Our strategy is to ‘Go beyond the ordinary’. In all ways. In the way we address the triple bottom line, in the way we meet the needs of our farmers, the way we add value to our feedstock, be it sugarcane, ethanol, molasses, bagasse, or any other feedstock. In the way we sell our products. In the way we create a brand. The company has skill in converting biomass into useful product, be it fuel, energy, chemicals, intermediates or other products, through physical, chemical, or biological means. We also have experience in working with agriculture, and therefore generating biomass.
To move on this strategy, we have been working on conversion of biomass to cellulose, hemicellulose, lignin, and their derivatives. We are adding value to ethanol, and also working on the fermentation of sugar into high value products. Finally, we need to be able to enter successfully the branded foods market. A successful implementation of the same, would lead to a big difference in the sales, value add, and the value derived per ton of sugarcane. Our researchers are working in these areas, either to develop our own knowledge, protect the IP where possible, and license it where we need to.
To achieve this vision, in the last few months we have raised private equity in Godavari Biorefineries. The investor is Mandala Capital. They have understood our vision of making a world class biorefinery, and understand our model of creating more and more value from the biomass (sugarcane, molasses, bagasse, etc) we process. It is all the more relevant in these difficult times, where the price of cane remains high, and the sugar prices are very low. We believe, that with this investment, we can, in spite of difficult times, take the company to new heights, as dreamt of by our founder and my father, Shri K. J. Somaiya and Dr. S. K. Somaiya.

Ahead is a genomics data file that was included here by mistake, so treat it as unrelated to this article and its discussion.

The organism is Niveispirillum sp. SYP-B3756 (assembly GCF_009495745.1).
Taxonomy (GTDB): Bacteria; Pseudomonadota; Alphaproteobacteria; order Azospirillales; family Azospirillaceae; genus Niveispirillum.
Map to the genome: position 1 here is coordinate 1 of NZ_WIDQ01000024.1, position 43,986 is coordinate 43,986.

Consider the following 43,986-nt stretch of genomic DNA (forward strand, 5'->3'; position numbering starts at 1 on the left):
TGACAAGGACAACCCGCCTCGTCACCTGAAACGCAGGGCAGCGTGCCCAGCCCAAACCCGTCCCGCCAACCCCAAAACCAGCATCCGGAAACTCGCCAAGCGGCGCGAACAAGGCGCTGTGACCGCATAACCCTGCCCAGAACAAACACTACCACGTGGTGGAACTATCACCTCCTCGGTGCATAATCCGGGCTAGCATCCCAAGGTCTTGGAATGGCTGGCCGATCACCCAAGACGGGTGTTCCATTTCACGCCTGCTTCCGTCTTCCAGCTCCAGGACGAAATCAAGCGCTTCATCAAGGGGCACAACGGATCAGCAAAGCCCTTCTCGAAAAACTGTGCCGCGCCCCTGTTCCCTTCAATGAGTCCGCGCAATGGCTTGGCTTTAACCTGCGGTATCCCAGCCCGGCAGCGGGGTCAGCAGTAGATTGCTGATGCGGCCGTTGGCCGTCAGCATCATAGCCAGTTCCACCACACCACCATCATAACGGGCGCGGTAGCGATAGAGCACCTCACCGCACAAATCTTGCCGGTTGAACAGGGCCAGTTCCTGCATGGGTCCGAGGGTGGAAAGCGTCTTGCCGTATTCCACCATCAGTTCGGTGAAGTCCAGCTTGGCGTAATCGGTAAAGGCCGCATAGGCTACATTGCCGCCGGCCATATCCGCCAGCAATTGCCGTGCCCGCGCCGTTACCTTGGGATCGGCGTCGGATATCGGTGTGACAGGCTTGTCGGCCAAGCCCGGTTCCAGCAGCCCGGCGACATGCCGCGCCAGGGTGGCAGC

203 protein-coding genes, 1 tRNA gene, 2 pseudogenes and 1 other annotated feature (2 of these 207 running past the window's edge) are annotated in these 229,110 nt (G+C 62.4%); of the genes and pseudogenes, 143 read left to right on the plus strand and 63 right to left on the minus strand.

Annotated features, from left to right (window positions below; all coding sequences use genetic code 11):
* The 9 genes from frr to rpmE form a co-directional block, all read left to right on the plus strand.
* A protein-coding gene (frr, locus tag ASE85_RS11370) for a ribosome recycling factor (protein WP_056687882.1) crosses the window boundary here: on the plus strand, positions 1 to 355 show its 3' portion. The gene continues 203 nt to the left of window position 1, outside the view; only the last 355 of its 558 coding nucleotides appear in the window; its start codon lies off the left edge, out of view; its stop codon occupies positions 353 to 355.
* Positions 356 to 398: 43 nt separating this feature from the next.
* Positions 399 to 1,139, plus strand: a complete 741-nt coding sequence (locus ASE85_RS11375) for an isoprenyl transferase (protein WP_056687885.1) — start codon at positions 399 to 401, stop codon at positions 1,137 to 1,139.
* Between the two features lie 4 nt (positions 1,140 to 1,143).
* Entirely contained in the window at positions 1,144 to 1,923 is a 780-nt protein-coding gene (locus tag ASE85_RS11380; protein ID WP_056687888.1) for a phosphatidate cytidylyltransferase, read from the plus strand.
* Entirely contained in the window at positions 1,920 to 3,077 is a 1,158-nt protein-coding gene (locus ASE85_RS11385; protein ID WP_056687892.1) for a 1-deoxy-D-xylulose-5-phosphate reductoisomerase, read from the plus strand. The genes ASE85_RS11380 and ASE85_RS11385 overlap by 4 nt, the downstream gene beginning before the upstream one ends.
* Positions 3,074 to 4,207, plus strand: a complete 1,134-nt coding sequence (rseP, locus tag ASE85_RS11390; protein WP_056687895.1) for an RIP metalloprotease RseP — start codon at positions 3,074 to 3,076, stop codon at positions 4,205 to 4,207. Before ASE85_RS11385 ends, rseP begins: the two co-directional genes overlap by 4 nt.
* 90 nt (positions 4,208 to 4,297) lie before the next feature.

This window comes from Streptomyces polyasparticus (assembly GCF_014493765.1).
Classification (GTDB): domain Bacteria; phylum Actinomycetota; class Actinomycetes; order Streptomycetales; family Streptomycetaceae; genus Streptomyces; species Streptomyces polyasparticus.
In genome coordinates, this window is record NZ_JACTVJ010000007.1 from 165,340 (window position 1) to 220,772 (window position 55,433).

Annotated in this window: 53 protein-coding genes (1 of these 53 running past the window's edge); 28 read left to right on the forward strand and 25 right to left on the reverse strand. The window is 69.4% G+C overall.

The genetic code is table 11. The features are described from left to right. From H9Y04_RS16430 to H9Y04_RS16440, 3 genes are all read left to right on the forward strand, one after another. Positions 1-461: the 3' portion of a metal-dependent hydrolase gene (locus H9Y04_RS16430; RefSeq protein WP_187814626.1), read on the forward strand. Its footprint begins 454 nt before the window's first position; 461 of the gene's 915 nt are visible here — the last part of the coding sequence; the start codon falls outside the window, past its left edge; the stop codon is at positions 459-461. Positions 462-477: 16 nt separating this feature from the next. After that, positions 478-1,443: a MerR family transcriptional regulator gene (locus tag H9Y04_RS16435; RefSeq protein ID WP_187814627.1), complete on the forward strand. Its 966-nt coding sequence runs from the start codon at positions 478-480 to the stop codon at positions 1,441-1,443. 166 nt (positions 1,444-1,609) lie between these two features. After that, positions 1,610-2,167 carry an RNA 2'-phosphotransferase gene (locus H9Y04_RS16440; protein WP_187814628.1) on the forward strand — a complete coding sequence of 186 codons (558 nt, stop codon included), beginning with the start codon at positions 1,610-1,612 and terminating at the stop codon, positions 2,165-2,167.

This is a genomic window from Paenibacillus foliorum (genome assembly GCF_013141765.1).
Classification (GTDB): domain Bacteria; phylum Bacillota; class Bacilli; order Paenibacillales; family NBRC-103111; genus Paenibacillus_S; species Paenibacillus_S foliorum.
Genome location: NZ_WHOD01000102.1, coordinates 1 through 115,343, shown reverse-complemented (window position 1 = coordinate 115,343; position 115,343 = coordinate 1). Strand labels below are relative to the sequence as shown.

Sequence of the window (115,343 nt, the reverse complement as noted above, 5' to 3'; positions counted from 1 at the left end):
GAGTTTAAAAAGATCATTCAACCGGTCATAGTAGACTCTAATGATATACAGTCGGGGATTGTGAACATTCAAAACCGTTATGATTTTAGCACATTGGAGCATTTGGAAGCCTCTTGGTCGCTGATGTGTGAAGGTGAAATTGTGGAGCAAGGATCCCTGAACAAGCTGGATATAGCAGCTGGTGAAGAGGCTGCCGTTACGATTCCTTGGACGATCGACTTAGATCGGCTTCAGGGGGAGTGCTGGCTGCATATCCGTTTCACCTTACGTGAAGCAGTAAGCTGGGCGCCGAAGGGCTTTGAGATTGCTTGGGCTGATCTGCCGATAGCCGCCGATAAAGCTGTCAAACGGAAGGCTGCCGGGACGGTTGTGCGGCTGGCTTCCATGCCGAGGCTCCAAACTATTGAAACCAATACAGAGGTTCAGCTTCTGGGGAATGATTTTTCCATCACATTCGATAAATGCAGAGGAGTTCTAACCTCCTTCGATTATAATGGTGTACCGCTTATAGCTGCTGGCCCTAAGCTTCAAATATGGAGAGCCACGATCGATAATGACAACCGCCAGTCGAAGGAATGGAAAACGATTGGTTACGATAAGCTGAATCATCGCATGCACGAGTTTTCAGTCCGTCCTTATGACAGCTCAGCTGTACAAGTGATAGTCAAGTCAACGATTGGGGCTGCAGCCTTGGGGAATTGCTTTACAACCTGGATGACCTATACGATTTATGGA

But as we continue on our march forward, we have to live and face the challenges of the present. The sugar industry continues to be reeling under the twin pressures of a falling sugar price and a high floor price for cane as fixed by the Government. The cane price is the single largest issue affecting the Indian sugar industry. We are no different. The industry has conveyed to the Government, that it is extremely difficult to pay the FRP for cane, when the sugar prices are so low. The CACP recommendations on the basis of which the Government announced the FRP, had specified that the FRP needs to be looked at in conjunction with the Rangarajan formula that links cane price to sugar prices. In case the FRP is higher than the Rangarajan formula, then the Government was advised to pay the difference. The Government did not take cognizance of this portion of the recommendation while announcing the FRP.
In fact, the high FRP signals to the farmer to plant more cane. More sugar gets produced than is needed, resulting in a fall in sugar prices, rendering the economics still more unviable. The solution is to either grow less cane (by paying a market price linked to sugar price), export the surplus (this may or may not be compatible with WTO), or increase demand for cane (by way of an ethanol or biochemical programme). Only then, can this mismatch be addressed, and the market be brought back into balance. The Government has to think on how it aims to address this issue.
The Government also did announce some changes in sugar and ethanol policy. They have made changes in the import and re-export policy of raw and refined sugar, to prevent ‘leakage’ of the same in the local market. They have also increased import duty to 40% (from 25%), and also exempted the levy of excise duty on ethanol supplied to fuel. This 12% benefit is to be passed on by the fuel sellers to the millers to help enable pay cane prices and is applicable from the next season.